Monday, April 24, 2017

Corrections aiming to be gold standard in treatment of mentally ill

National Criminal Justice MonthThe Department of Corrections (DOC) is the largest provider of mental health services in the state of Alaska. With 33,000 bookings a year, 65% of those booked qualify as beneficiaries of the Alaska Mental Health Trust Authority, including 23% with a serious mental illness, according to Adam Rutherford, Chief Mental Health Officer for DOC.

In many areas, Alaska lags behind other states, but not in its treatment of the mentally ill in its correctional institutions, Rutherford said.“We are practicing evidenced-based interventions, we are a leader in this area,” he said, adding, “We want to be the gold standard in mental health care.”

L-R: DJJ Clinical Director Shannon Cross-Azbill, DJJ Chief Probation Officer
Heidi Redick, DOC Director of Health and Rehabilitation Services
Laura Brooks and DOC Chief Mental Health Officer Adam Rutherford.
Rutherford, along with Laura Brooks, Director of Health and Rehabilitation Services for DOC, Shannon Cross-Azbill, Clinical Director for the Division of Juvenile Justice (DJJ) and Heidi Redick, DJJ Chief Probation Officer, spoke at UAA earlier this month in a program sponsored by the UAA Justice Club on how the mentally ill are being served in both the adult corrections and juvenile justice.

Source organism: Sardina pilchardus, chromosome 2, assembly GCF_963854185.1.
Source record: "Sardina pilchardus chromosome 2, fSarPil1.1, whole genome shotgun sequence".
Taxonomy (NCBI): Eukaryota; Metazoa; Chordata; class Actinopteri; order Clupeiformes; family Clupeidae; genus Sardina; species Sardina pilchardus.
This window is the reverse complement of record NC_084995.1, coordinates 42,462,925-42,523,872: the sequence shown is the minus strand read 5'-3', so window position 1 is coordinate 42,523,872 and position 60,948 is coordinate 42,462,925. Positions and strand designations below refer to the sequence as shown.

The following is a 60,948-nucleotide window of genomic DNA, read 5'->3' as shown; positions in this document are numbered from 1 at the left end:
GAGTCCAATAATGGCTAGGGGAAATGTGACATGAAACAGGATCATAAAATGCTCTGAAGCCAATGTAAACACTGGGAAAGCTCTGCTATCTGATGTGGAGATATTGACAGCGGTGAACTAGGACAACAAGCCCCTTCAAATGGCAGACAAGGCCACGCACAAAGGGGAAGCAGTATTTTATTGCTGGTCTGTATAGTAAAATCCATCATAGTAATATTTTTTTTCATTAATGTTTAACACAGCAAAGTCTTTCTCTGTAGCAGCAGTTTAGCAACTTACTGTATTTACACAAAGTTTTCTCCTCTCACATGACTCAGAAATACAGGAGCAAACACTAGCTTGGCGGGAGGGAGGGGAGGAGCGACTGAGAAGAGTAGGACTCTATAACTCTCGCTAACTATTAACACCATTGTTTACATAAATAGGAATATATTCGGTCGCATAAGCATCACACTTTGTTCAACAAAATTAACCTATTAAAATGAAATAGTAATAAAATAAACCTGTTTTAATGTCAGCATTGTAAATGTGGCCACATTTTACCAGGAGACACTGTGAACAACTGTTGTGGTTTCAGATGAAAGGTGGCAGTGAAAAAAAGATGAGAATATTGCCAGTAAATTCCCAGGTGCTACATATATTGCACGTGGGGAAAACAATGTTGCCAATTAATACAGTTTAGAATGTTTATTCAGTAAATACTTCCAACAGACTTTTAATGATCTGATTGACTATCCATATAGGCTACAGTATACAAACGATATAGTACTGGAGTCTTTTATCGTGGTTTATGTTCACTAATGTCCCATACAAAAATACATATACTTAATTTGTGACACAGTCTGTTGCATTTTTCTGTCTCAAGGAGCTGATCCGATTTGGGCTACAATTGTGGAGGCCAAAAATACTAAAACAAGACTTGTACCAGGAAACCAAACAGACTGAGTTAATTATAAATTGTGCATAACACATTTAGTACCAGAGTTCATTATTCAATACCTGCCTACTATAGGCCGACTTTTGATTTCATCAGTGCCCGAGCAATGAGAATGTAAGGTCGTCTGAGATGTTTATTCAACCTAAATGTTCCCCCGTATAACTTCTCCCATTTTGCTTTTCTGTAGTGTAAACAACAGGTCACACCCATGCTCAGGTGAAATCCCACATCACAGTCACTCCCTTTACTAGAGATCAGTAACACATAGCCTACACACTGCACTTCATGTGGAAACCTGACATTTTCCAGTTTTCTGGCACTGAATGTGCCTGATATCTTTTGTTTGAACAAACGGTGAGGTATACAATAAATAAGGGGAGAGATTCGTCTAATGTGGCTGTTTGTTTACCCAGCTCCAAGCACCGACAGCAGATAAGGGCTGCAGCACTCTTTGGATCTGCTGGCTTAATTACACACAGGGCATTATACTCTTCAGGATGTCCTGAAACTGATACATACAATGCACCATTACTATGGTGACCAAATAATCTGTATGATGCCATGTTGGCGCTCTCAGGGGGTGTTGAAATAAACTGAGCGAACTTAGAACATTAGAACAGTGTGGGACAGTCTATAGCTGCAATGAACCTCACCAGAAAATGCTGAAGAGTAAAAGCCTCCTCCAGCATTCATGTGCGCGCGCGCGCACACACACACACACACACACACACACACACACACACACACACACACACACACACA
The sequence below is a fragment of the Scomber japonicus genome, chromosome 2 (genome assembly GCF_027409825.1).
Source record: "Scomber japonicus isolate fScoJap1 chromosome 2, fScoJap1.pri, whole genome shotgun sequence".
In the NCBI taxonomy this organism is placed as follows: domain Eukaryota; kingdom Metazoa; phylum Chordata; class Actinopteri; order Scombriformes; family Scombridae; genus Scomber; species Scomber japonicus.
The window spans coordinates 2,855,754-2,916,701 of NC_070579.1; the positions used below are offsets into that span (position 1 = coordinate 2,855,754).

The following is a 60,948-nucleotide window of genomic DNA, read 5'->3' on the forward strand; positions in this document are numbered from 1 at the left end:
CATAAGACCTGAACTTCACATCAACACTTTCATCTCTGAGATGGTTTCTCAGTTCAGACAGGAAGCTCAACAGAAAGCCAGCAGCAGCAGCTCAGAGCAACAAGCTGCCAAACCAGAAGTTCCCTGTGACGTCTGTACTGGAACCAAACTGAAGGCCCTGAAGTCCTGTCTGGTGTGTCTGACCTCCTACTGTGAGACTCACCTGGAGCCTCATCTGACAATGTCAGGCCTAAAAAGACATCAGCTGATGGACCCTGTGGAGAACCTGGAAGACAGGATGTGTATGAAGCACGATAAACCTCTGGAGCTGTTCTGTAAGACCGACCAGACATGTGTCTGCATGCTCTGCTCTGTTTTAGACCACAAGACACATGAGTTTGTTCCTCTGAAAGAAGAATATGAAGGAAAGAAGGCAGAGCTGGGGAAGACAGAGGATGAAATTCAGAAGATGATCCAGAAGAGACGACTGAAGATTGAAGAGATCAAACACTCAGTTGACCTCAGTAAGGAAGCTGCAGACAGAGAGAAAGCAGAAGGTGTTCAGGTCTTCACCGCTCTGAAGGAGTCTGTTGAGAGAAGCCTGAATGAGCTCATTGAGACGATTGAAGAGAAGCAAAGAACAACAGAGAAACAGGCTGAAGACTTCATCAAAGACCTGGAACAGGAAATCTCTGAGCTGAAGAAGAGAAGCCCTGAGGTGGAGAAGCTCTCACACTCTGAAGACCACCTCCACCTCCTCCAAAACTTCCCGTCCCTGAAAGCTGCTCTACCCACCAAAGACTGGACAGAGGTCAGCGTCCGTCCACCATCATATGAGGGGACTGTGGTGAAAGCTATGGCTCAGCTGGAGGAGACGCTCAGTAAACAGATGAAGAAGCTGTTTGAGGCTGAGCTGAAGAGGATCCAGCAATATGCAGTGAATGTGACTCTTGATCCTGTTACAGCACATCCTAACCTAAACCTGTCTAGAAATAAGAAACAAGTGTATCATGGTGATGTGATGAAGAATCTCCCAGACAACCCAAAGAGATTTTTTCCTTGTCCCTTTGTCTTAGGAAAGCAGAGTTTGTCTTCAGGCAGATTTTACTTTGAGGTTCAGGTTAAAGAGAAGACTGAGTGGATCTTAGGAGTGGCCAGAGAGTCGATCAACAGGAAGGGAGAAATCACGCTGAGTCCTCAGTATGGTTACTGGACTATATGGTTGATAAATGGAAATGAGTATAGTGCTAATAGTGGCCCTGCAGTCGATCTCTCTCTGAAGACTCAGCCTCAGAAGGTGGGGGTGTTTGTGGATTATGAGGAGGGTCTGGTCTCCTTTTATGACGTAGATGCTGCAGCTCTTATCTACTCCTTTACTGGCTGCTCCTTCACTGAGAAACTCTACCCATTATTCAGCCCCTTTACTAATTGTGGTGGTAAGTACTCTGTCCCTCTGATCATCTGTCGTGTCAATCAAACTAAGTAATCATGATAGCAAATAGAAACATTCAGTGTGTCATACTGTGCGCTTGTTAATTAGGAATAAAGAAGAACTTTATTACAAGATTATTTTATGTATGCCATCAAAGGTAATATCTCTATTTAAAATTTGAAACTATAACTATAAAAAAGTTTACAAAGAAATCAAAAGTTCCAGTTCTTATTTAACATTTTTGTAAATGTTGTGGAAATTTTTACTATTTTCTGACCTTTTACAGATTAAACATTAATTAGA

While it is often difficult to diagnose juveniles, DJJ Clinical Director Cross-Azbill said that the majority of those in DJJ have a mental health diagnosis including substance abuse, ADHD, depression and trauma-related disorders. They’ve recently been keeping track of Fetal Alcohol Syndrome Disorders and found 47% of the juveniles may be experiencing this, she added.

The panelists attributed the high numbers of those with a mental illness in both juvenile and adult systems to be partly in response to a lack of resources outside their systems.

Laura Brooks, who oversees all of DOC’s Health and Rehabilitative Services (HARS), explained the growth in prison treatment of the mentally ill as symptomatic of a shift in the 1960s away from funding state psychiatric hospitals and moving toward community mental health centers that were inadequately funded. Eventually, many of those with mental health issues ended up in correctional institutions, she said.

Not only is DOC Alaska’s largest behavioral treatment center it is also the state’s largest health care provider.  It is also the largest medical facility, largest detox center, and substance abuse treatment center. The behavioral health staff has 21,000 contacts with offenders a year, according to Rutherford. The HARS staff of 200 sees 5,000 patients a day inpatient and 4,000 a day outpatient, according to Brooks.

DOC has followed the national movement to screen people coming into the system to assess : 1) criminogenic risk, 2) need for substance abuse treatment, and 3) need for mental health treatment.

The goal is to have people in a better position when they leave the facilities than when they entered, Rutherford said. This is important, he added, because most of those who are incarcerated return to the community.